Photos, Fierce Urgency of Now – An Evening with Sarah McBride and Rep Joe Kennedy, Washington, DC USA

2018.03.20 Sarah McBride and Rep Joe Kennedy, Politics and Prose, Washington, DC USA 4116
2018.03.20 Sarah McBride and Rep Joe Kennedy, Politics and Prose, Washington, DC USA 4116 (View on Flickr.com)

I had the wonderful opportunity to see Sarah McBride (@SarahEMcBride) and Representative Joe Kennedy (@RepJoeKennedy) speak on the occasion of the publication of her memoir in Washington, DC.

Among the many resonant statements made by Sarah was a reference to Martin Luther King, Jr.’s “Fierce Urgency of Now,” in the context of being told to wait to be able to live as a transgender person, authentically and freely participating in society.

I will never know what it’s like to live as a transgender person, or to live as a woman. I do understand the fierce urgency of now. I remember being told, in my past, by a fellow medical professional, that I would need to be patient and accept discrimination based on my identity. I didn’t accept the statement then (and made him aware of such 🙂 ) and now I understand better than ever how futile such a sentiment is.

Fierce Urgency of Now

In my curiosity, I looked up the origin of the MLK quote, and it comes from MLK, Riverside Church speech, April 4, 1967, exactly a year before his assassination. You can listen to him orate it here:

We are now faced with the fact that tomorrow is today. We are confronted with the fierce urgency of now. In this unfolding conundrum of life and history there is such a thing as being too late. Procrastination is still the thief of time. Life often leaves us standing bare, naked and dejected with a lost opportunity. The “tide in the affairs of men” does not remain at the flood; it ebbs. We may cry out deperately for time to pause in her passage, but time is deaf to every plea and rushes on. Over the bleached bones and jumbled residue of numerous civilizations are written the pathetic words: “Too late.”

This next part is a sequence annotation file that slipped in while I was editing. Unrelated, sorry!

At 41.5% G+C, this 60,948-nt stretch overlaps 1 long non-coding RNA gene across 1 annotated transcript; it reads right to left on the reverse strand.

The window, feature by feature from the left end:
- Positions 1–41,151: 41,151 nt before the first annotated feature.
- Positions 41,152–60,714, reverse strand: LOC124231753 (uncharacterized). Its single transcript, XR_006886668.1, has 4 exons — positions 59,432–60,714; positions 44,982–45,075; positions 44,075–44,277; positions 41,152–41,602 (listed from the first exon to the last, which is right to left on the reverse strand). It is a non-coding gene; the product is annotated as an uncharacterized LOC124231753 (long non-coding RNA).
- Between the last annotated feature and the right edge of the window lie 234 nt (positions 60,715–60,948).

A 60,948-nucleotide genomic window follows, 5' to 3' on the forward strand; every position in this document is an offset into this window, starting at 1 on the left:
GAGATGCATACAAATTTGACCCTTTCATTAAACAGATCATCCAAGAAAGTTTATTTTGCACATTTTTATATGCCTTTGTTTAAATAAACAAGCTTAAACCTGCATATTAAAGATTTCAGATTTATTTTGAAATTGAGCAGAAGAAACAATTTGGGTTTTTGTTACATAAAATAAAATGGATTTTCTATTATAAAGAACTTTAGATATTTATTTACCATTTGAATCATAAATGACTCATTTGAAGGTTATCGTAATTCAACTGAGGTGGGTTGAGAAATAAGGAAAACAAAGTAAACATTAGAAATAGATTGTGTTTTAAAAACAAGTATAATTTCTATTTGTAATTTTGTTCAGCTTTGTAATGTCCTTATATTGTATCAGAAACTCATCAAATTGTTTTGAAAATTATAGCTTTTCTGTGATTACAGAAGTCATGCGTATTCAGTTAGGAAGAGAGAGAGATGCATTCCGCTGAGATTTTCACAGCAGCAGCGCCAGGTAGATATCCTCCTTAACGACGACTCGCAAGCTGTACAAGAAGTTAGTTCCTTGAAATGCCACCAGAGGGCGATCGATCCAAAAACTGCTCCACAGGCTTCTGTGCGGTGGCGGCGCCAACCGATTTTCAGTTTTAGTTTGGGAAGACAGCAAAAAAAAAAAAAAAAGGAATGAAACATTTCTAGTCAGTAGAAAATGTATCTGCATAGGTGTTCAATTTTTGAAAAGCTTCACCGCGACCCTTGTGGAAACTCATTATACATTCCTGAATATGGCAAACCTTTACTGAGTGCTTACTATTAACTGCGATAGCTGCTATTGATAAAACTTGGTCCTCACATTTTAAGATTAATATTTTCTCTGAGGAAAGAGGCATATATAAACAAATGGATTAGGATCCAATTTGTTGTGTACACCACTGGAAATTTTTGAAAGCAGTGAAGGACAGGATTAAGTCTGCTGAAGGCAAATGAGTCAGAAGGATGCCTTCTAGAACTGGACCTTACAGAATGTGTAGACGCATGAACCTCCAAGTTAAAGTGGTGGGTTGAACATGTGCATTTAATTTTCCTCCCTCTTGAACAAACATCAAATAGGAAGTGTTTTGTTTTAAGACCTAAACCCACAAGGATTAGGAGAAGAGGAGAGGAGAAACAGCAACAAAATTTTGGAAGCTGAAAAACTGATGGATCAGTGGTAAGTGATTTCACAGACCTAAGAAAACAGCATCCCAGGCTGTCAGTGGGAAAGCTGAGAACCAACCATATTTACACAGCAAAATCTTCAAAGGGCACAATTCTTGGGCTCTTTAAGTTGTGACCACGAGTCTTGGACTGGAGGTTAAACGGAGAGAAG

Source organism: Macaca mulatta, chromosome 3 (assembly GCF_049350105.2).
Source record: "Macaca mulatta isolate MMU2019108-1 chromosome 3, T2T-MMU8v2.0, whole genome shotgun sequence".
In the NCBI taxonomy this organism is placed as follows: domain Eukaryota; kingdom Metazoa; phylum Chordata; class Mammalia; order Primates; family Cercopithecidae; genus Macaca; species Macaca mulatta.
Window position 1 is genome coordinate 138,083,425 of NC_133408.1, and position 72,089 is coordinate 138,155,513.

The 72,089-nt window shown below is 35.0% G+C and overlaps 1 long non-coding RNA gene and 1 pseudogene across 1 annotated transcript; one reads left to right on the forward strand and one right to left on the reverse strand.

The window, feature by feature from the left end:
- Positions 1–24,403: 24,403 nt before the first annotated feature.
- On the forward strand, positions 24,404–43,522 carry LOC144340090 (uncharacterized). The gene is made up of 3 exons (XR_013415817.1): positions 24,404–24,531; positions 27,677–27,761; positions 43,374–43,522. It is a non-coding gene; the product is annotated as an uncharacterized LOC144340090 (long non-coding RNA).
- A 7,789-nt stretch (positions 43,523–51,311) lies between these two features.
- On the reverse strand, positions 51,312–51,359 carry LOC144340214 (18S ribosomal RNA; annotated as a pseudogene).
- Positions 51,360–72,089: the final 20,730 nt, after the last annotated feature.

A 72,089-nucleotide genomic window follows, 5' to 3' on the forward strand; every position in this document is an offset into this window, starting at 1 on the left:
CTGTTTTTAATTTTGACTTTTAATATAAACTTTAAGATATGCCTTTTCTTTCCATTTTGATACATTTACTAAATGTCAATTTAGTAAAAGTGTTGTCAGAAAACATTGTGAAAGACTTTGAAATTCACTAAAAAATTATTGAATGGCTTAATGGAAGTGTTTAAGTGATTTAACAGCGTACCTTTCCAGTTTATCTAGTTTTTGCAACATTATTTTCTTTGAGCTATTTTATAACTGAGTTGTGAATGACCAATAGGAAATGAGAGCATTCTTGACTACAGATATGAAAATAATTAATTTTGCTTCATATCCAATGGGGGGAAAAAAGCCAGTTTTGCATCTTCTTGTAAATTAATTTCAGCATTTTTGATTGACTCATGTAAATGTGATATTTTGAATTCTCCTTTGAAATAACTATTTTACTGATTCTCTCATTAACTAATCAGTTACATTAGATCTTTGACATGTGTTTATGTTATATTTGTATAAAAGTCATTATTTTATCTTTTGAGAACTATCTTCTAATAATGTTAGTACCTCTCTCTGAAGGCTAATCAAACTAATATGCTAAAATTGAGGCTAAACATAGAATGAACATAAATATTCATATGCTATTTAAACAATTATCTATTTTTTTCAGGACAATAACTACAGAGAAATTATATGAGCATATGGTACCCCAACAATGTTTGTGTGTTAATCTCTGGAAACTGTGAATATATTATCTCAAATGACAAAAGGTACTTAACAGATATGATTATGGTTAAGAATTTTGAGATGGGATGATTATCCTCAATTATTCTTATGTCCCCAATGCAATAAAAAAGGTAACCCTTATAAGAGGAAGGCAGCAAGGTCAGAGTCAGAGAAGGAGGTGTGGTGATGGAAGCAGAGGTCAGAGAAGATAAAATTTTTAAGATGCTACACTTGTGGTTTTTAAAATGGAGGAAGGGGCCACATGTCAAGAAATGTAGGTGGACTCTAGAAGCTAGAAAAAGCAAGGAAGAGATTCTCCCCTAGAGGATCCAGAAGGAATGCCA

Transgender Equality Taskforce

I didn’t realize there was a Task Force: House LGBT Caucus Announces Re-Launch of Transgender Equality Task Force, Names Kennedy Chair | LGBT Equality Caucus (@LGBTEqCaucus) that Rep. Kennedy is the chair of.

King’s powerful speech is about Vietnam. And it feels applicable to the inexorable human drive to control one’s own destiny, without interference:

Even when pressed by the demands of inner truth, men do not easily assume the task of opposing their government’s policy, especially in time of war. Nor does the human spirit move without great difficulty against all the apathy of conformist thought within one’s own bosom and in the surrounding world. Moreover when the issues at hand seem as perplexed as they often do in the case of this dreadful conflict we are always on the verge of being mesmerized by uncertainty; but we must move on.

Working to Be an Ally

Thanks to Rep Kennedy and Sarah McBride for being allies to those working to be allies. I just remembered this image from last year’s women’s march. It’s lovely to live in this century and connect with people who are ready move forward, too.

2017.01.21 Women's March Washington, DC USA 2 00131
2017.01.21 Women’s March Washington, DC USA 2 00131 (View on Flickr.com)

Rest of the photos from the evening below, all @CreativeCommons licensed of course, enjoy.

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